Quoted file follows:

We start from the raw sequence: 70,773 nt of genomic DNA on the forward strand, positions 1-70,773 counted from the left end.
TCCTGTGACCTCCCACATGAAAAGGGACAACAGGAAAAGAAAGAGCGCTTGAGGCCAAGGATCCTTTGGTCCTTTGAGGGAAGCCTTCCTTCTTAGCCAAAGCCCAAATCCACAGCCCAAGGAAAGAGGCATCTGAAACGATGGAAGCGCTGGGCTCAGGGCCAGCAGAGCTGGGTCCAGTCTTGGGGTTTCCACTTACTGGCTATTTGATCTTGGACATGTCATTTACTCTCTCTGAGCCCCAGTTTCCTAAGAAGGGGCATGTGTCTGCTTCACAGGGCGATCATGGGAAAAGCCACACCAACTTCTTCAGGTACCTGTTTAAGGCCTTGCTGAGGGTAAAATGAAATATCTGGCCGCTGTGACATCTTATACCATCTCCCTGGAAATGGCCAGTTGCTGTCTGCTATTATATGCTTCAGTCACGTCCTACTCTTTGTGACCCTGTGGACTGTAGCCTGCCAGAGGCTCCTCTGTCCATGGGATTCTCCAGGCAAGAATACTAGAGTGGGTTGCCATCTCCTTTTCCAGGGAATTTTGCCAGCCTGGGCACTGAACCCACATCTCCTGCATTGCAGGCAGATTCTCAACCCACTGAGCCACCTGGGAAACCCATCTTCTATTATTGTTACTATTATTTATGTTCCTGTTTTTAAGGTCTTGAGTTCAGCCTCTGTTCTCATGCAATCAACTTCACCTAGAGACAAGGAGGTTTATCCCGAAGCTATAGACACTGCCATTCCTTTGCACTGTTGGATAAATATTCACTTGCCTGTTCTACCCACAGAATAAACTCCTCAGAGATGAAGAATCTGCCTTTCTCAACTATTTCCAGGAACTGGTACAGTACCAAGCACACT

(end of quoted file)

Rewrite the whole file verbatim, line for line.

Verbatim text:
We start from the raw sequence: 70,773 nt of genomic DNA on the forward strand, positions 1-70,773 counted from the left end.
TCCTGTGACCTCCCACATGAAAAGGGACAACAGGAAAAGAAAGAGCGCTTGAGGCCAAGGATCCTTTGGTCCTTTGAGGGAAGCCTTCCTTCTTAGCCAAAGCCCAAATCCACAGCCCAAGGAAAGAGGCATCTGAAACGATGGAAGCGCTGGGCTCAGGGCCAGCAGAGCTGGGTCCAGTCTTGGGGTTTCCACTTACTGGCTATTTGATCTTGGACATGTCATTTACTCTCTCTGAGCCCCAGTTTCCTAAGAAGGGGCATGTGTCTGCTTCACAGGGCGATCATGGGAAAAGCCACACCAACTTCTTCAGGTACCTGTTTAAGGCCTTGCTGAGGGTAAAATGAAATATCTGGCCGCTGTGACATCTTATACCATCTCCCTGGAAATGGCCAGTTGCTGTCTGCTATTATATGCTTCAGTCACGTCCTACTCTTTGTGACCCTGTGGACTGTAGCCTGCCAGAGGCTCCTCTGTCCATGGGATTCTCCAGGCAAGAATACTAGAGTGGGTTGCCATCTCCTTTTCCAGGGAATTTTGCCAGCCTGGGCACTGAACCCACATCTCCTGCATTGCAGGCAGATTCTCAACCCACTGAGCCACCTGGGAAACCCATCTTCTATTATTGTTACTATTATTTATGTTCCTGTTTTTAAGGTCTTGAGTTCAGCCTCTGTTCTCATGCAATCAACTTCACCTAGAGACAAGGAGGTTTATCCCGAAGCTATAGACACTGCCATTCCTTTGCACTGTTGGATAAATATTCACTTGCCTGTTCTACCCACAGAATAAACTCCTCAGAGATGAAGAATCTGCCTTTCTCAACTATTTCCAGGAACTGGTACAGTACCAAGCACACT